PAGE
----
There were also a record low number of cool days in 2015. These are days when the maximum temperature doesn't rise above the chilliest 10 percent of days for that season during 1961-90. There were almost half the number of cool days in 2015 than the average for 1961-90.
As well as above the surface, 2015 was a record year for the world's oceans.
Global sea surface temperatures (SSTs) in 2015 were 0.33-0.39 C above the 1981-2010 average, surpassing the previous record set in 2014 by 0.10-0.12 C. The strong El Niño during 2015 contributed to record high SSTs across much of the tropical Pacific Ocean, the report notes, which boosted global SSTs. You can spot the El Niño event in the map below by the warm SSTs in the central and eastern tropical Pacific Ocean.
The whole of the top 700 m of the world's oceans saw record warming in 2015, exceeding the record set in 2014. As oceans absorb more than 90 percent of the heat trapped by the Earth's atmosphere, the level of warming reflects the continuing accumulation of heat in the upper layer of the oceans, the researchers say.
Top: Global map of upper ocean heat content in 2015. Shading indicates where ocean heat content is below (blue) or above (orange/red) average. Bottom: Graph of heat content for the upper ocean (red line) and deep ocean (blue line) since 1993.NOAA
Warming ocean temperatures also contributed to global sea levels hitting new heights last year. Water expanding as it warms is one of several different components of sea level rise, along with melting glaciers and ice sheets and changes to how much water is stored on land.
In 2015, global sea level was approximately 70 mm higher than when the satellite record began in 1993. This is, in part, down to the long term rising trend of 3.3 mm per year plus the effect of the strong El Niño, which boosted sea level in 2015 by an extra 10 mm.
During El Niño events, rainfall over the oceans tends to increase, while decreasing over land. This reduces the amount of water stored on land, temporarily adding to sea levels. You can see from the map below that sea levels in the central Pacific Ocean were as much as 20 cm higher than usual during 2015.
Top: Global sea levels in 2015, compared to a baseline of 1993-2014. Shading indicates areas where sea levels are higher (blue) or lower (brown) than average. Bottom: Global sea levels since the satellite record began in 1993, compared to a baseline of 1993-99. NOAA / Photo by Roberto Mangual
At 1.2 C warmer than the 1981–2010 average, land surface temperatures in the Arctic in 2015 equalled the existing record, held jointly by 2007 and 2011. The Arctic land surface has warmed by 2.8 C since 1900, the report notes.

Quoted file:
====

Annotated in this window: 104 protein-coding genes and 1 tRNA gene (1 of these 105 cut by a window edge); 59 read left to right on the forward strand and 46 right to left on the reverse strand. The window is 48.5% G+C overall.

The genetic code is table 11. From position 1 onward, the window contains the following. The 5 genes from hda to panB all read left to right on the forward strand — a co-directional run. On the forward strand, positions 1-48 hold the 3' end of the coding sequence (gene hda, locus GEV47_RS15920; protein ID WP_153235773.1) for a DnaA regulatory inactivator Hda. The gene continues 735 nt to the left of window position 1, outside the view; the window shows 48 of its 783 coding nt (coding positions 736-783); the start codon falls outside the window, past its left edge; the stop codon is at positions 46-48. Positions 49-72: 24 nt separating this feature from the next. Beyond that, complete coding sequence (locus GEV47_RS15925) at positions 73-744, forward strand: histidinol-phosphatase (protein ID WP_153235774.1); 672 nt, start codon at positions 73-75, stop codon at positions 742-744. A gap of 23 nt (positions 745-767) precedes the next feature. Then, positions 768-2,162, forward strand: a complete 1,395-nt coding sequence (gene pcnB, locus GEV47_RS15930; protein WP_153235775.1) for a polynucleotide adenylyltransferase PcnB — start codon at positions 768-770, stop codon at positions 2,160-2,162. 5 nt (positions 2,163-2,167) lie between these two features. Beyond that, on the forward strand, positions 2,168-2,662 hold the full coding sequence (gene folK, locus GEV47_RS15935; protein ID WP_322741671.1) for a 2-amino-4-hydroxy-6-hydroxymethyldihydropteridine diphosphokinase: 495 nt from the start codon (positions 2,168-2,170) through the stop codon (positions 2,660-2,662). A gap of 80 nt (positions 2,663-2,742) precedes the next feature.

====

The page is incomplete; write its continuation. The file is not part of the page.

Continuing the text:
2015 also saw sea ice cover hit its lowest winter peak since the satellite record began, the report says:
"Under the influence of persistent warming temperatures, the Arctic sea ice cover is diminishing in extent and thickness. The lowest maximum sea ice extent in the 37-year satellite record occurred on 25 February 2015, at 7% below the average for 1981–2010."
The winter maximum, when Arctic sea ice typically reaches its maximum extent, is one of two points each year of particular interest, the report notes. The other is at the end of summer, when the ice reaches its annual minimum extent.
The minimum sea ice extent in September 2015 was 29 percent less than the 1981–2010 average—the fourth smallest in the satellite record, the report says.
"Looking at a range of climate measurements … not only was 2015 the warmest year on record by a large margin, it was also another year when the levels of dominant greenhouse gases reached new peaks … and sea levels and ocean heat content were all at their highest levels."
As the report runs to almost 300 pages, there are plenty more facts and figures than the selection we've picked here. You can find the full-length version on the American Meteorological Society's website to peruse at your leisure.
This article was reposted with permission from our media associate Carbon Brief.
According to the Intergovernmental Panel on Climate Change (IPCC)’s Fifth Assessment Report, we are approaching dangerous territory because of climate change. All areas of the world have already experienced effects of global temperatures rising, from extreme weather events to record droughts.
For the first time in human history, concentrations of carbon dioxide, a global warming pollutant, have hit 400 parts per million in Earth’s atmosphere. Without taking action to reduce greenhouse gas emissions, we can expect to experience a number of escalating consequences, from sea level rise to ecosystem degradation, according to experts.
Yet there is still time to reverse course and stave off such catastrophic outcomes. IPCC finds it physically and technically feasible to stay within the world’s “carbon budget” and offers useful tips for climate action.
What would the future look like if we took drastic action to cut emissions—or no action at all?
Using IPCC data, World Resources Institute created an infographic depicting the likely outcomes of four variable emissions pathways—known as Representation Concentration Pathways—from a low-carbon future to one that is fossil fuel-intensive.
We can choose our own ending to this story. Which way will it go?
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On Feb. 29, Mayor Rahm Emanuel and Midwest Generation announced the planned retirement of the Fisk and Crawford coal plants, two of the oldest and dirtiest coal-fired power plants in the nation located in the heart of Chicago’s Southwest side. According to an agreement signed by Midwest Generation, the Clean Power Coalition, and the City of Chicago, the Fisk coal plant in Pilsen will retire in 2012 and the Crawford coal plant in Little Village will retire by 2014. As part of the Chicago Clean Power Coalition, Sierra Club has worked with an incredible group of local community organizations to retire these coal plants due to the dangerous health impacts on the families of Chicago.